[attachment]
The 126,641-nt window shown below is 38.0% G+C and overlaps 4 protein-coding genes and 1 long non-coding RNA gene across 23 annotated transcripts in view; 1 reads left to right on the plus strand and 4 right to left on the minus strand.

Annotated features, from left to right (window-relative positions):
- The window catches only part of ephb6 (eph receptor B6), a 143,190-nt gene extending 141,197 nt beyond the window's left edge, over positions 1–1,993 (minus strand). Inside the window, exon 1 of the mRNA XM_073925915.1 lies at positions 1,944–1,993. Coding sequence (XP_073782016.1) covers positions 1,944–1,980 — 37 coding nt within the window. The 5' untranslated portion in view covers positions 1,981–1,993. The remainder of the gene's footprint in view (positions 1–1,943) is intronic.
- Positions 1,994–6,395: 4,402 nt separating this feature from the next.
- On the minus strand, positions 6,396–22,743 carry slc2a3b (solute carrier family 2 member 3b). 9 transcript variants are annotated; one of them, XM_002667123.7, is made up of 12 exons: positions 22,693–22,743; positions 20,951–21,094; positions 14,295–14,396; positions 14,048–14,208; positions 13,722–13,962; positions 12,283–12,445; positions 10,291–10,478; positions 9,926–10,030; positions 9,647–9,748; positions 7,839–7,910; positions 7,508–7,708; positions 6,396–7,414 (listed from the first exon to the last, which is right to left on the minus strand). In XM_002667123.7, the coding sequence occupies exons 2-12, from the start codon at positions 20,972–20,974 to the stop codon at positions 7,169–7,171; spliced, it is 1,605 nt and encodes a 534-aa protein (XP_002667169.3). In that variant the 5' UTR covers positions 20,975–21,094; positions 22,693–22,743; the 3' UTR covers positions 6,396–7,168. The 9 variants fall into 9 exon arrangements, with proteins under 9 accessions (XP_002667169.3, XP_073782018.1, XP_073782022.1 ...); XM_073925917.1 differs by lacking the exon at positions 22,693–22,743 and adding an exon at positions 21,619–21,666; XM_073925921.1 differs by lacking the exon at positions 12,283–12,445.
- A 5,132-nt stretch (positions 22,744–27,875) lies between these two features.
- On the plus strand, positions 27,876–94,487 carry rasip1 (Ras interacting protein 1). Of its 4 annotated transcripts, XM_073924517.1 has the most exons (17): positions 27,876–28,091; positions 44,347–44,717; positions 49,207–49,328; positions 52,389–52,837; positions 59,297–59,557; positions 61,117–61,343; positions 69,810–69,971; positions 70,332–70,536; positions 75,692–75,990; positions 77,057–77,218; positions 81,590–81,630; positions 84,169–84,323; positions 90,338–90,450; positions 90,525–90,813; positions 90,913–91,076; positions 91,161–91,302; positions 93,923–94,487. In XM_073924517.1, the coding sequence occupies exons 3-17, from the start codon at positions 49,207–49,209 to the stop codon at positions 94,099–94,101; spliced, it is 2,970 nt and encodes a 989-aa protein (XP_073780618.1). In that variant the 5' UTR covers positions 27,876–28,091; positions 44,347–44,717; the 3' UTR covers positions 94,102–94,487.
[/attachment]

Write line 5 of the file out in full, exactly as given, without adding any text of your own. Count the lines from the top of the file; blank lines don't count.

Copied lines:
- On the minus strand, positions 6,396–22,743 carry slc2a3b (solute carrier family 2 member 3b). 9 transcript variants are annotated; one of them, XM_002667123.7, is made up of 12 exons: positions 22,693–22,743; positions 20,951–21,094; positions 14,295–14,396; positions 14,048–14,208; positions 13,722–13,962; positions 12,283–12,445; positions 10,291–10,478; positions 9,926–10,030; positions 9,647–9,748; positions 7,839–7,910; positions 7,508–7,708; positions 6,396–7,414 (listed from the first exon to the last, which is right to left on the minus strand). In XM_002667123.7, the coding sequence occupies exons 2-12, from the start codon at positions 20,972–20,974 to the stop codon at positions 7,169–7,171; spliced, it is 1,605 nt and encodes a 534-aa protein (XP_002667169.3). In that variant the 5' UTR covers positions 20,975–21,094; positions 22,693–22,743; the 3' UTR covers positions 6,396–7,168. The 9 variants fall into 9 exon arrangements, with proteins under 9 accessions (XP_002667169.3, XP_073782018.1, XP_073782022.1 ...); XM_073925917.1 differs by lacking the exon at positions 22,693–22,743 and adding an exon at positions 21,619–21,666; XM_073925921.1 differs by lacking the exon at positions 12,283–12,445.